On March 10th 2005, I, along with hundreds (if not thousands) of police officers from Canada and the United States marched through the streets of Edmonton en-route to the funeral of four members of the RCMP. It was a show of solidarity and respect for the fallen officers who had been murdered while on duty in Mayerthorpe Alberta.
There has been much speculation about what went so dreadfully wrong on that fateful day in March of 2005. Publicly the RCMP have been tight-lipped about how it was possible for the killer to get back to the quonset hut the Mounties were guarding, unnoticed, and kill all four members present.
An inquiry under the Alberta Fatality Inquiries Act began Monday. The intent of the inquiry is not to assign blame but rather to establish the facts and make recommendations to avoid similar tragedies in the future.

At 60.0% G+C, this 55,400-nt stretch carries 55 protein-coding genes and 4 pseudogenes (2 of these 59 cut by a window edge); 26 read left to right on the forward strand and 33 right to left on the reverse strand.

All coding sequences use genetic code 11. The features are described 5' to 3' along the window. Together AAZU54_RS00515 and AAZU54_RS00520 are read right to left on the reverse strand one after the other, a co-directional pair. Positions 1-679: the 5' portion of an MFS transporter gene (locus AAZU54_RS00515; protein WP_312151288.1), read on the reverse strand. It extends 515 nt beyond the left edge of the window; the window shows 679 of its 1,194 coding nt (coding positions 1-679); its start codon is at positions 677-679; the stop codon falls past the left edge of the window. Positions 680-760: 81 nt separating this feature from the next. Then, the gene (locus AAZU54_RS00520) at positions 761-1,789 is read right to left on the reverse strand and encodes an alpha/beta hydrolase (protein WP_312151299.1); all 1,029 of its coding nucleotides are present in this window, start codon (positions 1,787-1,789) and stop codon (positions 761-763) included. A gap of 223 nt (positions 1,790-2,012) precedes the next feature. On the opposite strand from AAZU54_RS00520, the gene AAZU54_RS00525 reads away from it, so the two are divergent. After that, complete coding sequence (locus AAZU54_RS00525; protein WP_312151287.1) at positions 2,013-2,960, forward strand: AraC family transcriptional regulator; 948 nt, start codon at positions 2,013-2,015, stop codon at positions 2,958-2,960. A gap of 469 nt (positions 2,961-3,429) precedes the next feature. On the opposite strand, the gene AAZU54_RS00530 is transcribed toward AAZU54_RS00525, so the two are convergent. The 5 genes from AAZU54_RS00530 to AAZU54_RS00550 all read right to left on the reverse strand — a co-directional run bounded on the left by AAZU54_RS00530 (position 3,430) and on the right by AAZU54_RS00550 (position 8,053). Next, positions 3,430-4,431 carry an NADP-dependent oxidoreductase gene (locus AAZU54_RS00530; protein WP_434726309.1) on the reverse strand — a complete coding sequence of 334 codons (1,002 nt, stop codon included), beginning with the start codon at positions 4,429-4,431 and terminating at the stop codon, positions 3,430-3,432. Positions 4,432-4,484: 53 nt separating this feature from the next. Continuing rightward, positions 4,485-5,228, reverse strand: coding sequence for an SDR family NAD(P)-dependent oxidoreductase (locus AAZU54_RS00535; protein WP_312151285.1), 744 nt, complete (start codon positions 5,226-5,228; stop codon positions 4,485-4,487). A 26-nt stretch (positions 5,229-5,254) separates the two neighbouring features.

The determination that the four officers were murdered by James Roszko, aided and abetted by two others has settled the question of who was blameworthy in a criminal sense.
The inquiry, however, may shed further light on what actually happened; what the RCMP policies and procedures were in relation to the incident in question; what changes the RCMP have made in the ensuing 6 years; and what still needs to be done.
Many police officers (albeit without all the facts) are of the opinion that these four deaths were preventable.